Thursday, June 13, 2013

A True Story

I have an absolutely abysmal sense of direction. Almost every workday morning, I try a mental exercise in hopes that I could one day improve this dysfunctional part of my brain. As the elevator in my office building makes its short climb up to the 16th floor, I try to figure out which way I should walk when the doors open. Years later, I still only get it right about half of the time. I know I shouldn’t be surprised by my failing score, especially considering that when I walk out of a store, public restroom, or restaurant, I often can’t figure out from which direction I came. So I just walk confidently one way or the other and I quickly figure out if a U-turn is necessary (more than half the time, it is).

Brian likes to say that my brain melts when it gets near the part of the south shore where Route 128, I-95, and I-93 all join together or overlap or something that’s really confusing. I admit, my mind does feel like it’s melting when I’m in this vicinity. Despite that I have driven on those roads for twenty five years, at least once every month, I merge onto the wrong highway before I realize that I’m headed in the wrong direction. My family gets a kick out of it, and I chuckle along with them. But I won’t lie—it drives me absolutely nuts that my brain just will not work right when it comes to direction. I get so mad that no matter how much I try, no matter how much I think about it or don’t think about it, no matter how much I listen when Brian or my Mom tries to explain it to me, when I’m stopped at a light trying to figure out which direction to go, my brain turns to a frustrated pile of mush.

*  *  *

Yesterday after my Herceptin infusion, I met with Dr. Fasciano. I had arrived at that appointment with something very specific to talk about with her—what she thought about me accepting an invitation to be a member of Dana-Farber’s Patient and Family Advisory Council. I had some concerns about whether I was mentally ready for a role on the council and I wanted to my therapy lady’s honest and educated opinion before I committed to something I couldn’t handle. 

I had absolutely no plans to talk about anything else in those valuable 50 minutes. But I should have remembered that plans have a very fluid meaning for most people visiting the Yawkey building.  

A short time into our conversation, I was staring out the window, trying to see through my tears. I was, once again, unsuccessfully trying to catch those tears before they fell and I was, once again, talking about the child or children that Brian and I will never have. 

Yesterday morning, I cried to Dr. Fasciano about how frustrated I was with this issue, despite that I had never before consciously realized my frustration. Sadness, yes. Anger, yes. But frustration? This was a new realization. I told Dr. Fasciano that I felt like I wasn’t getting anywhere with this "grief"; that it still popped up when I least expected it to, and that it still hurt. A lot. I’m just so frustrated, I repeated to her. I think she got the point.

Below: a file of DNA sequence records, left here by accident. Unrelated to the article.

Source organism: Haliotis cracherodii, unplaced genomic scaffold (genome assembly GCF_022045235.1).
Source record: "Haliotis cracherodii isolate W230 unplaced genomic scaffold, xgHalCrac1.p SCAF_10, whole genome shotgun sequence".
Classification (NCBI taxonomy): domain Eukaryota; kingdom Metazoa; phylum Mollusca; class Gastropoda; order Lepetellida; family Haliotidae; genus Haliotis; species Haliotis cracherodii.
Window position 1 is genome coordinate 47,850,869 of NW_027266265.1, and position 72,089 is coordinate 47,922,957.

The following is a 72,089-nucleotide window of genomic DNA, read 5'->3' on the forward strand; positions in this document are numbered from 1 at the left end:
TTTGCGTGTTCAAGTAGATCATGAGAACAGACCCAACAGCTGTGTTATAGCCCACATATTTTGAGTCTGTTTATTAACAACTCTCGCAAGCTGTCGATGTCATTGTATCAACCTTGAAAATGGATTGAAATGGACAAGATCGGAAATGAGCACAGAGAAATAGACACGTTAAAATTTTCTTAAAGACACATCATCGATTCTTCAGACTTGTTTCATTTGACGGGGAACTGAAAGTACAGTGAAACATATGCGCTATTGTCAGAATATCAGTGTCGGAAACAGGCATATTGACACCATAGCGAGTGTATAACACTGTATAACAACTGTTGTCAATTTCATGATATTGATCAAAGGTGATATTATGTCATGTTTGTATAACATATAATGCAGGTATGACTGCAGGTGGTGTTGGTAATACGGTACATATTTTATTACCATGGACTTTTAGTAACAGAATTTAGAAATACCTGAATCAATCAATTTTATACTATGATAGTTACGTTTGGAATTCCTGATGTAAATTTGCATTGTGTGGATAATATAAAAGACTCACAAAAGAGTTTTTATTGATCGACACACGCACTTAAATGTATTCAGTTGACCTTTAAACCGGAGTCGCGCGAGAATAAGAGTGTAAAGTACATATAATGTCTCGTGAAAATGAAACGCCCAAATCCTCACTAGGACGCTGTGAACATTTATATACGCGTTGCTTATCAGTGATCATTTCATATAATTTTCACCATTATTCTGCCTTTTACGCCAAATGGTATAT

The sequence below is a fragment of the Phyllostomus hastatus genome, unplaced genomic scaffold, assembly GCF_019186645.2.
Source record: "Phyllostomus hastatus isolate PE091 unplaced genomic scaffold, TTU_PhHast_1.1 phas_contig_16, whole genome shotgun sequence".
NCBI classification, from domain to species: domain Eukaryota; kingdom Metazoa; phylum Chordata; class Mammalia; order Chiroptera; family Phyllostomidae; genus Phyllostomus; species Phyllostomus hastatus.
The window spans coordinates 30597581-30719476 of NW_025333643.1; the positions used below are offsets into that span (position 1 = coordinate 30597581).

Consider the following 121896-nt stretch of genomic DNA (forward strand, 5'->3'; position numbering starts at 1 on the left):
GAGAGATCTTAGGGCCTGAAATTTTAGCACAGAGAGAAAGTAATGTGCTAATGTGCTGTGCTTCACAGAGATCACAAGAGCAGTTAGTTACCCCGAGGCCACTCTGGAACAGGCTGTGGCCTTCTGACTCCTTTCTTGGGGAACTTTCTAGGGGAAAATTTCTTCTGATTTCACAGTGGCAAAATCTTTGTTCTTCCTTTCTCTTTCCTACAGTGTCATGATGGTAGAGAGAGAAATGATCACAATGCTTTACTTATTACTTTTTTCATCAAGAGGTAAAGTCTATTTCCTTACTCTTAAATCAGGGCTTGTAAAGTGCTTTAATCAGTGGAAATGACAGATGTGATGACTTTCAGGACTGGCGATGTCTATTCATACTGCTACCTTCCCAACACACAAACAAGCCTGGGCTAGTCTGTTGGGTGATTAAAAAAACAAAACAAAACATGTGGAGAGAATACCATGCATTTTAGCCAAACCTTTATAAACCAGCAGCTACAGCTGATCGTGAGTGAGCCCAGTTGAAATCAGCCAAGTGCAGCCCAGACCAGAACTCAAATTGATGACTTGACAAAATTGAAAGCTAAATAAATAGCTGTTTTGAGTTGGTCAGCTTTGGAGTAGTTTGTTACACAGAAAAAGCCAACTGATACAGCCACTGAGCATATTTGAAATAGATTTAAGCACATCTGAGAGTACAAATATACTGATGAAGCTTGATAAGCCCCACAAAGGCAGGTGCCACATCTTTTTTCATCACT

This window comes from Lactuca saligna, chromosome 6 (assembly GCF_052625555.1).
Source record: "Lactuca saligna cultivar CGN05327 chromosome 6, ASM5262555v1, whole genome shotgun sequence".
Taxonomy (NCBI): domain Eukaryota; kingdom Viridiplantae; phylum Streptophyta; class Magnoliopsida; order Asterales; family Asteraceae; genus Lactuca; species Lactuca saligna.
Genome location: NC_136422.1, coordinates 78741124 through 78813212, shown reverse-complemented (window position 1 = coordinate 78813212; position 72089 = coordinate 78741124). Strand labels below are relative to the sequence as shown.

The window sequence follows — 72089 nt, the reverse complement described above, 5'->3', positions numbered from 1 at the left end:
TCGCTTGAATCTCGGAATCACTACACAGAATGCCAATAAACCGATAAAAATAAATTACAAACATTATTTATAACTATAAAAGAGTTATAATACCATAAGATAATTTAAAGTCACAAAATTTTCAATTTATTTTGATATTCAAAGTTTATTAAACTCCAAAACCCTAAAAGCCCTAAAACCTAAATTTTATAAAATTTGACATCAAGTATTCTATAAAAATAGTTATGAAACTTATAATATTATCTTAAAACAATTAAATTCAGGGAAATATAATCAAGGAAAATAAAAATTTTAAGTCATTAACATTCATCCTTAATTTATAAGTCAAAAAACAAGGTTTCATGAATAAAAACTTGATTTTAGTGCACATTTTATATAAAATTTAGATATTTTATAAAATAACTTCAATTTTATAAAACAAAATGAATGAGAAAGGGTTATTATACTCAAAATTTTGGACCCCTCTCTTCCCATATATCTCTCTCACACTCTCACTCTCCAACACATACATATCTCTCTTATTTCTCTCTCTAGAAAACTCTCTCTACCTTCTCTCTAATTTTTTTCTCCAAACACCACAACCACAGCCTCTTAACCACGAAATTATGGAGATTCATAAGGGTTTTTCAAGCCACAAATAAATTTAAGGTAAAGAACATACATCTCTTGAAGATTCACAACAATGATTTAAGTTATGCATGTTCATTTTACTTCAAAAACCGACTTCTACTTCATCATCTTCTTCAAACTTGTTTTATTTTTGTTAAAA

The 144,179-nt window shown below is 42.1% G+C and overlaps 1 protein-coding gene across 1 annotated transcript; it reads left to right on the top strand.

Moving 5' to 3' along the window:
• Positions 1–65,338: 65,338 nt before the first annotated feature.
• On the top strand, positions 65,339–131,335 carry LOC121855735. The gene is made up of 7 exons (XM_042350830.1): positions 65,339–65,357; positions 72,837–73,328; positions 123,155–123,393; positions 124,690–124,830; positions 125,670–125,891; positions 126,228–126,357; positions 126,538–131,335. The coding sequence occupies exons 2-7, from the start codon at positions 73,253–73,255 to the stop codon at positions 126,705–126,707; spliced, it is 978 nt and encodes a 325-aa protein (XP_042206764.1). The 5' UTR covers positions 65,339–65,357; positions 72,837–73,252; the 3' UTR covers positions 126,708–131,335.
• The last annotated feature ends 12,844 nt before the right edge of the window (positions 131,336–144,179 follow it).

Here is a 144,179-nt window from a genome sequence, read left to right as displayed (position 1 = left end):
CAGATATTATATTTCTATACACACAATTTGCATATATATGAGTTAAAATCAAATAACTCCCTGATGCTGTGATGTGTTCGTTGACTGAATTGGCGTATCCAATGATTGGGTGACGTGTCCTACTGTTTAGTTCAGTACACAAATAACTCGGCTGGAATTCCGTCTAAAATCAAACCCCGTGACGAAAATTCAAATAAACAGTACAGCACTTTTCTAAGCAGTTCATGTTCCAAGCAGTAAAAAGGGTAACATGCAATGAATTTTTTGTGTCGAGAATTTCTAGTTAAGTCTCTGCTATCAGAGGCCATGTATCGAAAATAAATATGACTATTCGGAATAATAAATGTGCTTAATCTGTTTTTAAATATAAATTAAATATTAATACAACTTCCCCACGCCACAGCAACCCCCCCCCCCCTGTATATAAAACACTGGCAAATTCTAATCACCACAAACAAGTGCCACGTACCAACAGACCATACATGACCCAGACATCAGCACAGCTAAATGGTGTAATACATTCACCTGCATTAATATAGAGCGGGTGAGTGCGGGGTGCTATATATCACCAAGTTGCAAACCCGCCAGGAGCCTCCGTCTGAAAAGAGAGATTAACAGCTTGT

I anticipated what Dr. Fasciano was going to say. She had said it to me several times before. Grief is a process. You need to let yourself grieve this loss. Because it is a loss. I listened, from a distance. Every other time my therapy lady has said this, I’ve thought the very same thing—How do I grieve the loss of something that I never had? Despite that Dr. Fasciano told me that Brian and I had every right to feel this way, I still wondered if that was true. Part of me felt like I was doing something wrong for grieving a child that was never even conceived.

But as Dr. Fasciano talked, my mind drifted both into and away from what she was saying. It drifted to several random thoughts that somehow, despite their angles of terrible tragedy, brought me some odd and indescribable peace. I thought about how sometimes when I run, I run through the cemetery. I stop at Scott’s grave and at a nearby bench dedicated to a precious baby girl who lived a bold and beautiful life that lasted only about one day. I have written several unpublished pieces about my time in that cemetery, never having successfully figured out why I go there, or even more strangely, why I've found peace there.

As Dr. Fasciano continued on, a quote I had read in a recent A Word A Day, came to me again. All of the sudden, I felt an overwhelming sense of clarity.

Some stories are true that never happened.

Finally, I understood. My time in that cemetery wasn’t some strange secret I have been keeping. It was just my time to grieve. Because cancer took something from me and my family. And that baby was a true story. Even though he or she never happened.

* * *

On the way home from Dana-Farber yesterday, my Mom and I stopped to do a quick errand at a shopping mall. I had to use the restroom so I walked down one of those long and spooky mall hallways towards the ladies room. At the end of the hallway there was a sign lit up in one of those bright advertising frames. The sign said, "You are closer to saving a child than you think." I don't necessarily believe in signs, but this literally was a sign, so I think I will let myself believe in it...

1 comment:

  1. That quote is from the things they carried by Tim obrien. If you haven't read it you absolutely should - I think you'd really like it.

    Here is an excerpt from my favorite chapter: